The traditional Saab enthusiast would certainly be at the top of the list. Then you have those who aspire to own something a bit more prestige but maybe can’t quite afford, or are not pompous enough to opt for, the usual suspects.

The real audience the 9-1 would be trying to entertain would be that all important Y-Generation bread. The 20-40 year old who’s still single, wants to be single, the young at heart, the young family types, the sales reps, the kids that never want to own what the parents are currently driving and the mid-30 year old who’s still playing his playstaion to 3 in the morning. You name it they’re all in there.

In fact the 9-1 would fit the bill for so many it could well be unfathomable. Basically even if Saab could tap just 0.5% of this market this product would be selling in excess of 200,000 units per year.

Platform
Quite a few publications seem to mention Kappa architecture but as this will be reaching the end of its life by the time GM/Saab could bring the 9-1 to market, not to mention it is RWD and LHD only.

One – RWD doesn’t seem very Saab to me, and
Two – LHD cuts out Saab’s UK market.

The next generation Astra platform (Delta II) seems the most fitting and versatile.

Models
The 9-1 has the potential to make for good economies of scale. However I feel that covering all bases like Mercedes would certainly start to conflict with other GM products.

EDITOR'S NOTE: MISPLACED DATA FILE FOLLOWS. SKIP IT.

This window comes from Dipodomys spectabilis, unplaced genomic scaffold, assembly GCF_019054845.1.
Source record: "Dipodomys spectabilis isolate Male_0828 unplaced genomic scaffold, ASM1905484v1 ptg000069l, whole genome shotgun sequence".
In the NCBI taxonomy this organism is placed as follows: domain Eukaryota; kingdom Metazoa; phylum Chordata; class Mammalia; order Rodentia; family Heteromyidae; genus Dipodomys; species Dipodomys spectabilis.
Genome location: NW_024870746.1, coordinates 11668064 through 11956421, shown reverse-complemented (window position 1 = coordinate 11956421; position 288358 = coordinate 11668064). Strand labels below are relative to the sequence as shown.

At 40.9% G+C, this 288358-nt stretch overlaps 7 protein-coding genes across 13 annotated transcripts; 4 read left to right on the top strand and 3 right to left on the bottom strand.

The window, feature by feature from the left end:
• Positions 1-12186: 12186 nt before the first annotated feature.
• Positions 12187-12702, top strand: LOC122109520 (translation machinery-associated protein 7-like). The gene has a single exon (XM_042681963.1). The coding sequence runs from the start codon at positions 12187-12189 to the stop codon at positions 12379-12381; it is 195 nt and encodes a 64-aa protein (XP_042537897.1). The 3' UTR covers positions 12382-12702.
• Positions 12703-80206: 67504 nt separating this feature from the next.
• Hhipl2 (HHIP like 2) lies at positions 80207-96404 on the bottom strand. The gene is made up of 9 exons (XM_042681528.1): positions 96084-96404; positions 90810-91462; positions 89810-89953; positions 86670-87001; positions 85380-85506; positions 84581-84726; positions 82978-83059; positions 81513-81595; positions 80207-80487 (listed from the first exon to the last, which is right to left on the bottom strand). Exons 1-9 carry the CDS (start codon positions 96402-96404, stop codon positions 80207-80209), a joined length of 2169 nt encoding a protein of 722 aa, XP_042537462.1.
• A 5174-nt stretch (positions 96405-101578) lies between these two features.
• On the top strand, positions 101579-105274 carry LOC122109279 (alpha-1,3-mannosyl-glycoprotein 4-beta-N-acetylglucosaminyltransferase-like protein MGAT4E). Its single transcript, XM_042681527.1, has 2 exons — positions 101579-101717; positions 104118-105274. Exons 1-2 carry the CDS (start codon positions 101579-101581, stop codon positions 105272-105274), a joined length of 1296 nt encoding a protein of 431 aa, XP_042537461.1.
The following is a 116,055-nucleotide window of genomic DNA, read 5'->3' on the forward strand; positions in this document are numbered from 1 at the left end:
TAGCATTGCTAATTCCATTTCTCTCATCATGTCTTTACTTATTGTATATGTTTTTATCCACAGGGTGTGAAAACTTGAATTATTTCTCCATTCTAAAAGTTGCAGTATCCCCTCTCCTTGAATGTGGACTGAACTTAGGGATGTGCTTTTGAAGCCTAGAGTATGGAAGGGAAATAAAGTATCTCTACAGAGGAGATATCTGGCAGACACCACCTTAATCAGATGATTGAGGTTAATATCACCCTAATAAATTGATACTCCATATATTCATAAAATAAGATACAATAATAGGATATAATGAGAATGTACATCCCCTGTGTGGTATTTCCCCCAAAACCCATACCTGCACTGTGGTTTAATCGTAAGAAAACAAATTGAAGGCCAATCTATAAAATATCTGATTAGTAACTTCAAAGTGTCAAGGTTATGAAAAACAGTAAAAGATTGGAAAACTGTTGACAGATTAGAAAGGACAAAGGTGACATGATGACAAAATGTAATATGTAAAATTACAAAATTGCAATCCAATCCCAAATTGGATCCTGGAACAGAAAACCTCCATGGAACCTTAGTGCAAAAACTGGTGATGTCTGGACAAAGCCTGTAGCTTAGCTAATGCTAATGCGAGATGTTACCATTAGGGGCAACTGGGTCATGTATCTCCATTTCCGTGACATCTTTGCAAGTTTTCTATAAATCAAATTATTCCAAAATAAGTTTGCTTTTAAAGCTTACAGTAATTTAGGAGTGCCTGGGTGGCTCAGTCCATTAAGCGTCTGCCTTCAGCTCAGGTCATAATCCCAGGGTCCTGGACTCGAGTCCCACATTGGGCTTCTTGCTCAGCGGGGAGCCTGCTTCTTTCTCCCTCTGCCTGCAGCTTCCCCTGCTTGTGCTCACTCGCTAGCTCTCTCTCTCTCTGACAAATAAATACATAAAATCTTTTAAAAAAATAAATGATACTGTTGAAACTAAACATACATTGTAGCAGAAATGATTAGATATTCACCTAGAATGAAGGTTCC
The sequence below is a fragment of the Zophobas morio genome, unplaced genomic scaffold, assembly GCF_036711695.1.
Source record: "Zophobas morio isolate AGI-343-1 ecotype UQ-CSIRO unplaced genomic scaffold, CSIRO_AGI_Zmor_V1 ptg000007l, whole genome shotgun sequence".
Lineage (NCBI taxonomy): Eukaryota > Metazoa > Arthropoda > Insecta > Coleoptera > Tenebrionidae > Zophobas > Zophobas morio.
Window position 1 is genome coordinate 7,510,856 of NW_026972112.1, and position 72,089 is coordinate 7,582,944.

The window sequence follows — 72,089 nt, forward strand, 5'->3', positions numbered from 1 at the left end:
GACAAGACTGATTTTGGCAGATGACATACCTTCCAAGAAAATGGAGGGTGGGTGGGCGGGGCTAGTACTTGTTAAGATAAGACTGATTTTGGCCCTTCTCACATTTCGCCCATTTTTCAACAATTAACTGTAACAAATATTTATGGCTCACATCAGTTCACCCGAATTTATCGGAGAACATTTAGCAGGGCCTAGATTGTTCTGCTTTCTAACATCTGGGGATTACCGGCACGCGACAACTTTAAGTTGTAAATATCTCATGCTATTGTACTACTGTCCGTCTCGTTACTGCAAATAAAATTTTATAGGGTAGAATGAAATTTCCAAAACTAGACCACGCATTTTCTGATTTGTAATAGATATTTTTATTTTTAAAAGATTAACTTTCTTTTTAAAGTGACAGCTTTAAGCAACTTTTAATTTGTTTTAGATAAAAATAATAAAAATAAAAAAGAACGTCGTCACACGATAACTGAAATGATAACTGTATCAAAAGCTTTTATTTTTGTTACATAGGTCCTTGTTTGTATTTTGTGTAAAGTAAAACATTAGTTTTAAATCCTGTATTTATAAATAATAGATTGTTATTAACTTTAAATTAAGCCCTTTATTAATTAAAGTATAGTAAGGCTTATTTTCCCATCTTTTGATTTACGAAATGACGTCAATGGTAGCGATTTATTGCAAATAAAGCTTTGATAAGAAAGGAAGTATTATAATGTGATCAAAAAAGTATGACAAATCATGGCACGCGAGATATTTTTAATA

4-Door Hatchback: This version of course would contribute the main bulk of sales. I’m not really sure I see the benefit of having a 2-door hatch variant as a compliment to this. (I’ll explain later)

4-Door Wagon: A Wagon or SportCombi version would increase the versatility of the 9-1. With the 9-3 carrying a $7000 premium the buyer would have a choice between a 9-1 with all the trimmings or a Basic 9-3

2-Door coupe: As mentioned above I feel a 2-Door Coupe or ‘liftback’ would certainly attract more attention. Styled as a baby 2+2 Aero-X this would almost certainly be comparable to the Audi TT or BMW’s Z4 though; with an oversized sunroof option creating a targa variant. No need for a roadster alternative and Saab would have the upper-hand in having a unique model.

Furthermore, without dreaming too much, with enough publicity a high performance targa could even give a good substitute for a Porsche. Audi, Saab, Porsche; characteristically they’re all very similar. Saab could certainly start tapping into uncharted territory with a ‘Cayman S’ killer!

There are a few models that could also come to light, a small CUV, or a proper coupe/cabriolet for example, but I feel this would not only start to dilute the model and unnecessarily encroach on other GM products.

Power train:
Shapes are all interesting but it’s that smell of gasoline and burning rubber that really gets us going! The 9-1 has to be accessible to as many people as possible. I often find that Europe has a far more extensive range of engines and models than a lot of other market areas. I can’t help but think that Saab could be losing sales. Delving into market areas would take far too long and quite frankly, may be pointless. Anyone who has been paying attention to the motor industry for the past year would come up with the same choices without thinking too hard.